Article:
Peritonitis

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Peritonitis is the inflammation of the peritoneum, a membrane within the abdominal cavity. Causes are divided into infective (such as bacteria and parasites), and non-infective (such as leakage of gastrointestinal contents and toxic causes). If left untreated, peritonitis can rapidly become a serious threat to life, commonly from sepsis, as well as buildup of fluid or formation of abscesses.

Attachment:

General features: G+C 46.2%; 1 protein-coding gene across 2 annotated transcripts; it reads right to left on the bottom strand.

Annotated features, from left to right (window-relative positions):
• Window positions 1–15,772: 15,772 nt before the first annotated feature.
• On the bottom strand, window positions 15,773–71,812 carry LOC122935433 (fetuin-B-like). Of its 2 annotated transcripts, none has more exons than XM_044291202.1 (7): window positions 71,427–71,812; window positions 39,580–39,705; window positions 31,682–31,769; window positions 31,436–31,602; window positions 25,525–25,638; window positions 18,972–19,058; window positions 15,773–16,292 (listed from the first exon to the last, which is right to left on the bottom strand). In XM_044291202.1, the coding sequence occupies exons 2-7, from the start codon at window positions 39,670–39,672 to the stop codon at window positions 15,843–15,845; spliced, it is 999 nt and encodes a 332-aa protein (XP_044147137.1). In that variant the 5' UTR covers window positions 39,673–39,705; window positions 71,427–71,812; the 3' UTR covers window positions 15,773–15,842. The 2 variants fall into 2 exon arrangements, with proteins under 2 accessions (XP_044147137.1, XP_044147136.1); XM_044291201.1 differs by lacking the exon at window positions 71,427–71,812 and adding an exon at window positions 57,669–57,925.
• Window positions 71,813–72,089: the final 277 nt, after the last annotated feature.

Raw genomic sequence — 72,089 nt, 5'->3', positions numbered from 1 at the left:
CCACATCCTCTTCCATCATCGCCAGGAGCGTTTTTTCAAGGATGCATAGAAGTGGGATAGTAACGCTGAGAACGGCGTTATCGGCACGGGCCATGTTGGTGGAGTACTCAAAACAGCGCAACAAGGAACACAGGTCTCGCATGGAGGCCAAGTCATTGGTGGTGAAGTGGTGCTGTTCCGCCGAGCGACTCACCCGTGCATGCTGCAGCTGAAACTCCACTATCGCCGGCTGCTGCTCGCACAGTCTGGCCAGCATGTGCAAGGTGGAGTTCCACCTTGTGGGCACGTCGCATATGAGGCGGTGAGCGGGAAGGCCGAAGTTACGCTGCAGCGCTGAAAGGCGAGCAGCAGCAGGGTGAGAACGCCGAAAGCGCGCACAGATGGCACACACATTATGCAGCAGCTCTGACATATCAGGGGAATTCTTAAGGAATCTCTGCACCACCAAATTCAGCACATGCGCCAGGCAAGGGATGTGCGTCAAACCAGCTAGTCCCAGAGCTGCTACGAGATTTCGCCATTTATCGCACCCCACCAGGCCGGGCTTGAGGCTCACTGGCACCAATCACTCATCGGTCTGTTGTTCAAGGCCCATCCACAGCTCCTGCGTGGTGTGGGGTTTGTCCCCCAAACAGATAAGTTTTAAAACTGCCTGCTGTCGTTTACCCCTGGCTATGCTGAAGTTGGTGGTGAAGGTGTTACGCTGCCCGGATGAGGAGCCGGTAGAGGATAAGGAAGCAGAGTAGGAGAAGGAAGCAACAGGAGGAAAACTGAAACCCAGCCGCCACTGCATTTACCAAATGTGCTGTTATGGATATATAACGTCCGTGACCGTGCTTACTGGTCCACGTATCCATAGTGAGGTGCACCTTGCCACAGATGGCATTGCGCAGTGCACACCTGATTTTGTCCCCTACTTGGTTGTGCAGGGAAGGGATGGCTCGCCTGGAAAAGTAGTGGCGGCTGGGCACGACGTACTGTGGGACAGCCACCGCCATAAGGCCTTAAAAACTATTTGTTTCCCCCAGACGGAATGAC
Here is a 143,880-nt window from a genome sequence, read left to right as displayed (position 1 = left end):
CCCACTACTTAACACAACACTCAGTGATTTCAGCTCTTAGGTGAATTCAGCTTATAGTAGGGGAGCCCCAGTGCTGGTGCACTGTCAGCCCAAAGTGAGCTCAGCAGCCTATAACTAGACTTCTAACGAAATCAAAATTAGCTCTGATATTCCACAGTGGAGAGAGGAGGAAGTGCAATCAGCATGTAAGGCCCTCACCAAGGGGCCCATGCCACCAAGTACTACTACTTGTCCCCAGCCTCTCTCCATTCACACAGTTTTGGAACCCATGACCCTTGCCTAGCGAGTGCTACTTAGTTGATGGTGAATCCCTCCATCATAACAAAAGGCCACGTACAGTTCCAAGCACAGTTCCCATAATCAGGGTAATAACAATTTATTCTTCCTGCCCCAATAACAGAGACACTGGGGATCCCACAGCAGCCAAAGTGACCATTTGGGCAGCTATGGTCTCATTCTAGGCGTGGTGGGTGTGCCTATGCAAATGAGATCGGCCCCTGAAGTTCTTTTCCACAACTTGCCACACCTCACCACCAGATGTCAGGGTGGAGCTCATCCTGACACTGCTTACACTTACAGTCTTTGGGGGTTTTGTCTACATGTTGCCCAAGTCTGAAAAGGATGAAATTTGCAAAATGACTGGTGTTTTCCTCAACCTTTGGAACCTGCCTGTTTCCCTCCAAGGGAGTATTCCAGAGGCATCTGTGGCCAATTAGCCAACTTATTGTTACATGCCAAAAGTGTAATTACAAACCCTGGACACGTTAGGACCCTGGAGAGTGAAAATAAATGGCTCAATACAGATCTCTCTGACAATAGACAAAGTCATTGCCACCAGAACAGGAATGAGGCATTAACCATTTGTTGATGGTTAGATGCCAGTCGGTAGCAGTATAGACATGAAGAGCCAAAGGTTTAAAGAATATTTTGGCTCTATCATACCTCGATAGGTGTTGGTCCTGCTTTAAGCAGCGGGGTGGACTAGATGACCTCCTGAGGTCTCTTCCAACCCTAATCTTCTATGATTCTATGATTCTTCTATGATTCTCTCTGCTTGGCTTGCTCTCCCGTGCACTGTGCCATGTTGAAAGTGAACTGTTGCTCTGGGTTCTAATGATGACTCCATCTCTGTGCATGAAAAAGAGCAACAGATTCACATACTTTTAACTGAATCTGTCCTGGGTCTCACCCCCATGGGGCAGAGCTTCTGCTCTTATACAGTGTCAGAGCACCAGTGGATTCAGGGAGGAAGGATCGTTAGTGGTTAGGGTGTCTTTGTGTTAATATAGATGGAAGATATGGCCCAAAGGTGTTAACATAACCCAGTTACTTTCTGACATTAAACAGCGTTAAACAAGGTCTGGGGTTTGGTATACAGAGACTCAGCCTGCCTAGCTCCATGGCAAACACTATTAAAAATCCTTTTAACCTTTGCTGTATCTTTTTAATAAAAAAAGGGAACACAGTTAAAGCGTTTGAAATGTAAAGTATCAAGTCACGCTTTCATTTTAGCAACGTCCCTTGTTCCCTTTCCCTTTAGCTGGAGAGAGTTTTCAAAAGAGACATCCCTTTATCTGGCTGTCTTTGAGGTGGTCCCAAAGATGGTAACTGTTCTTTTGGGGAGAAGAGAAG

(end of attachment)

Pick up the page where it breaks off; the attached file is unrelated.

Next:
Peritonitis is commonly treated initially with supportive care (fluid resuscitation, oxygen, analgesia), antibiotics (including those, such as metronidazole, which cover anaerobic bacteria common to the gut), and in severe cases surgery (laparotomy to identify and treat the source of the peritonitis).

The complications of peritonitis carry a significant mortality rate, due to septic shock and organ failure. In the US and western Europe, death from peritonitis occurs in around 10% of all cases, rising to over 40% in the elderly. Mortality and morbidity rates are significantly higher in non-industrialized countries where access to adequate medical facilities and medicines prevent adequate treatment.

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